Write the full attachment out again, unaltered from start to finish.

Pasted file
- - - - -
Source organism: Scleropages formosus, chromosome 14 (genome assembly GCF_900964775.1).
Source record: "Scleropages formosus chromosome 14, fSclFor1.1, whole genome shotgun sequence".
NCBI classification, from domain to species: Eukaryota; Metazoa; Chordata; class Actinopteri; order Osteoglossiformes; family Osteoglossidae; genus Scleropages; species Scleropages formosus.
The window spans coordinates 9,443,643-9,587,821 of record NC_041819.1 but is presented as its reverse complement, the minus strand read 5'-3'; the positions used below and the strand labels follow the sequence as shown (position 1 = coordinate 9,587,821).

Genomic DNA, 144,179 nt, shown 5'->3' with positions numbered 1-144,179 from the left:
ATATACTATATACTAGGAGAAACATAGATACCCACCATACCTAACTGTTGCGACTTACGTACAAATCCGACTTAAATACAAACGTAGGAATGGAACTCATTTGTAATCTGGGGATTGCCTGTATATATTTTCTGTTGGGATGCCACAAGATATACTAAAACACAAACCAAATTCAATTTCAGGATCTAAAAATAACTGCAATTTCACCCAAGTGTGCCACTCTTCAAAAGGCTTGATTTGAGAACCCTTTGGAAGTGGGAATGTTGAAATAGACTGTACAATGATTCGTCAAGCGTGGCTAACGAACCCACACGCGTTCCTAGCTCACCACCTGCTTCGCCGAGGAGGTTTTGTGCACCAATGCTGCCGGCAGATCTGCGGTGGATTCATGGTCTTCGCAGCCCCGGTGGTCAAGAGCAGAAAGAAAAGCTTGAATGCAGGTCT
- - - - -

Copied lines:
Source organism: Scleropages formosus, chromosome 14 (genome assembly GCF_900964775.1).
Source record: "Scleropages formosus chromosome 14, fSclFor1.1, whole genome shotgun sequence".
NCBI classification, from domain to species: Eukaryota; Metazoa; Chordata; class Actinopteri; order Osteoglossiformes; family Osteoglossidae; genus Scleropages; species Scleropages formosus.
The window spans coordinates 9,443,643-9,587,821 of record NC_041819.1 but is presented as its reverse complement, the minus strand read 5'-3'; the positions used below and the strand labels follow the sequence as shown (position 1 = coordinate 9,587,821).

Genomic DNA, 144,179 nt, shown 5'->3' with positions numbered 1-144,179 from the left:
ATATACTATATACTAGGAGAAACATAGATACCCACCATACCTAACTGTTGCGACTTACGTACAAATCCGACTTAAATACAAACGTAGGAATGGAACTCATTTGTAATCTGGGGATTGCCTGTATATATTTTCTGTTGGGATGCCACAAGATATACTAAAACACAAACCAAATTCAATTTCAGGATCTAAAAATAACTGCAATTTCACCCAAGTGTGCCACTCTTCAAAAGGCTTGATTTGAGAACCCTTTGGAAGTGGGAATGTTGAAATAGACTGTACAATGATTCGTCAAGCGTGGCTAACGAACCCACACGCGTTCCTAGCTCACCACCTGCTTCGCCGAGGAGGTTTTGTGCACCAATGCTGCCGGCAGATCTGCGGTGGATTCATGGTCTTCGCAGCCCCGGTGGTCAAGAGCAGAAAGAAAAGCTTGAATGCAGGTCT